The key pressure parameter that is presented is the detrusor pressure. The detrusor pressure is defined to be the difference between the bladder pressure which is experimentally measured or the rectal pressure in the abdomen which is also experimentally measured. If a detrusor pressure is obtained by subtracting the directly measured bladder and rectal pressures, then any noise in those pressures could be magnified in calculating the detrusor pressure. This is particularly true if they are out of phase which can frequently happen during the testing. A better result is obtained by first smoothing the bladder pressure data and the rectal pressure data in the abdomen and then perform the subtraction to obtain the detrusor pressure. This is the procedure that is followed by this software program.
The graphical presentation contains two detrusor pressures which are displayed. One detrusor pressure is that which is the difference between the 1/2 second average data points of the bladder and rectal pressures. The other pressure is that which is obtained by subtracting curve fitted rectal and bladder pressures. This gives a particularly smooth non-noisy detrusor pressure and is the pressure that is used to determine when the detrusor pressure changes from the green zone to the yellow zone and so on. The method by which these smooth rectal and bladder pressures are calculated is discussed below in the next section.
Curve fitting the rectal and bladder pressures is accomplished by fitting these curves over a variable time period or number of data sample points. A useful range turns out to be between 10 and 500 seconds. This variation can be chosen depending upon the particular nature of the test and the characteristic of the patient in order to produce the best result or a variety of results.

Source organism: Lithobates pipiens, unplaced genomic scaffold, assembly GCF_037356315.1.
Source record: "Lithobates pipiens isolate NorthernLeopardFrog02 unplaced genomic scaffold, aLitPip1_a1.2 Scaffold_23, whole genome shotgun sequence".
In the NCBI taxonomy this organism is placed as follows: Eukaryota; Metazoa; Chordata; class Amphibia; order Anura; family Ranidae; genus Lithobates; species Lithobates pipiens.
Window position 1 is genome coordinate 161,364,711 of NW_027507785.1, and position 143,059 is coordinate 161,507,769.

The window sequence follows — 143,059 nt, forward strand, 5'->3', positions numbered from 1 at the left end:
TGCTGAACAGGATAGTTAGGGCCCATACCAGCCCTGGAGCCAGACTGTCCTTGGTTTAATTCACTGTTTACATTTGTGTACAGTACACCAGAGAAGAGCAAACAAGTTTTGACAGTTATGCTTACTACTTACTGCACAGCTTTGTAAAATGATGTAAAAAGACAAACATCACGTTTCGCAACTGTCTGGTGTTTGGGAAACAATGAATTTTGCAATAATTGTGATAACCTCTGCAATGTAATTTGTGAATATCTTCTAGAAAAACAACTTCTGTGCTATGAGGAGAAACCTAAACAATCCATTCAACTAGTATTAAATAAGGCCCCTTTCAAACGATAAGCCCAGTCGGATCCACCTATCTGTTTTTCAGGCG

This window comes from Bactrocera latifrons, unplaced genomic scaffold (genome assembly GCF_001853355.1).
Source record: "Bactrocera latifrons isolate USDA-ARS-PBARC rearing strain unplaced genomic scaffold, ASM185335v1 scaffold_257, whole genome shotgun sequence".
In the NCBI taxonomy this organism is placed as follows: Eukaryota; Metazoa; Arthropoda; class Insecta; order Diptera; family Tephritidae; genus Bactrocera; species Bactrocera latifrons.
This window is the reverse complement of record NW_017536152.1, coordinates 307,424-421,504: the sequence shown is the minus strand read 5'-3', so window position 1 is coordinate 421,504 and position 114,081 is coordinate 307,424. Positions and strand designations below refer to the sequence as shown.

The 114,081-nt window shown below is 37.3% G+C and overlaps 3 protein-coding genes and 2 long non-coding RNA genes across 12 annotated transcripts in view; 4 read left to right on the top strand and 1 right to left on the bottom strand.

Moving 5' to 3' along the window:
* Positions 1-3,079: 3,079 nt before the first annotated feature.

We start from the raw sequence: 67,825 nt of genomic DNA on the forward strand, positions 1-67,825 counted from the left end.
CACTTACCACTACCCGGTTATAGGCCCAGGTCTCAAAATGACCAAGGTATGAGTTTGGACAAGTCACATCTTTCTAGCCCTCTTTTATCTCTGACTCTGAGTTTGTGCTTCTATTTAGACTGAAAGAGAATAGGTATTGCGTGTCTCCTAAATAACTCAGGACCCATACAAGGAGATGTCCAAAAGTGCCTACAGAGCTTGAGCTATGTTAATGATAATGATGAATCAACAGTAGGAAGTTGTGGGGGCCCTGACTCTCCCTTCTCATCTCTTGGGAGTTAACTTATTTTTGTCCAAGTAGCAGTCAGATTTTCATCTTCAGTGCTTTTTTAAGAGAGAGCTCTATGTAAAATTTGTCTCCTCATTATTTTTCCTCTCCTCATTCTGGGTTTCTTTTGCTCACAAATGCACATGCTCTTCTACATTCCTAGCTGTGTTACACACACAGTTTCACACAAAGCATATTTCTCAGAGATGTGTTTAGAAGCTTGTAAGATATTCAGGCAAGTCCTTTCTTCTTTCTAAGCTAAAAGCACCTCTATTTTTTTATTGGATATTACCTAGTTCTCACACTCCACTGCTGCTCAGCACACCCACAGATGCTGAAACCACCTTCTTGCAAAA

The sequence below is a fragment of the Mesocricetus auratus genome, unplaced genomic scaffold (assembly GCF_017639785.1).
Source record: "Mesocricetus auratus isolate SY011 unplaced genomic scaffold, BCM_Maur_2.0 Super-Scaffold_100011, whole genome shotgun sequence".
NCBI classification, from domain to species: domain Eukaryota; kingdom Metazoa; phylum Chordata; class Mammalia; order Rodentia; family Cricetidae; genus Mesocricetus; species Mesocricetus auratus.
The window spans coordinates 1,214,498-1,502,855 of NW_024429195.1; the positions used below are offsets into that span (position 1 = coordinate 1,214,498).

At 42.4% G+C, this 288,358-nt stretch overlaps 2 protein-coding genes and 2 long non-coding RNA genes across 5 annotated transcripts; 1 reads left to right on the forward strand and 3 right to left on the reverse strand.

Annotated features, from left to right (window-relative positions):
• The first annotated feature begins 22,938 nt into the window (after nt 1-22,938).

These smooth rectal and bladder pressure data lines are then subtracted in order to obtain smooth detrusor pressure curves. The procedure by which the detrusor pressure curve is then fitted is as follows:
1. The baseline smooth detrusor pressure curve is identified by fitting the detrusor pressure versus volume mathematical model to the data so as to minimize the first power of the error. This is done after temporarily removing any data spikes.
2. The bladder contraction episodes are then identified by mathematical models which fits the difference between the pressure and the baseline pressure as shown in FIG. 3.
3. The baseline step 1 above is repeated after removing the bladder contractions. Then steps 1 and 2 can be repeated until the required resolution is achieved to obtain the best baseline detrusor pressure curve.
4. The bladder compliance is then determined from the baseline smooth detrusor pressure according to specific algorithms incorporated in the software.
5. The magnitude of the bladder contractions can then be determined by integrating the curve of the bladder contraction, that is the difference between the bladder contraction, determining the area of the bladder contraction curve less that of the detrusor baseline curve as shown in FIG. 5. The other parameters that are determined are the height of the bladder contraction. Infusion rates chosen for urodynamic testing in children are based on fixed values or patient age, not on physiologic data related to in vivo bladder filling. This current strategy can induce artifact as pediatric bladders are filled at rates much faster than in even the most extreme diuretic conditions. An infusion rate is used that mimics more closely urinary flow rates based on a patient's size and age-adjusted GFR. An obligatory 80% of the kidney's GFR is reabsorbed in the proximal tubule, and, thus, only 20% of the GFR is available as potential urine (Guyton, 1975). In extreme conditions, i.e. post renal transplant, the maximum urine output that the lower urinary tract will be challenged with is approximately 10% of the patient's size and age-adjusted GFR. A CMG infusion rate based on this value for the following reasons: (a) it is physiologic, rather than empiric, (b) it is based on child size in addition to age, and (c) the rate of development of two closely linked physiologic parameters, GFR and pressure-specific bladder capacity, is the same. This is demonstrated in FIG. 6. The solid line depicts the mean 10% of GFR (left vertical axis) versus age. The dotted lines depict the mean bladder volume (right vertical axis) versus age. As demonstrated, the rate of development of the GFR and bladder volume, as reflected by the slope of the two curves, is almost identical. Based on this information, a mathematical algorithm for recommended infusion rates to be used in bladder filling during urodynamic studies and the minimum and mean bladder capacities are provided in the program.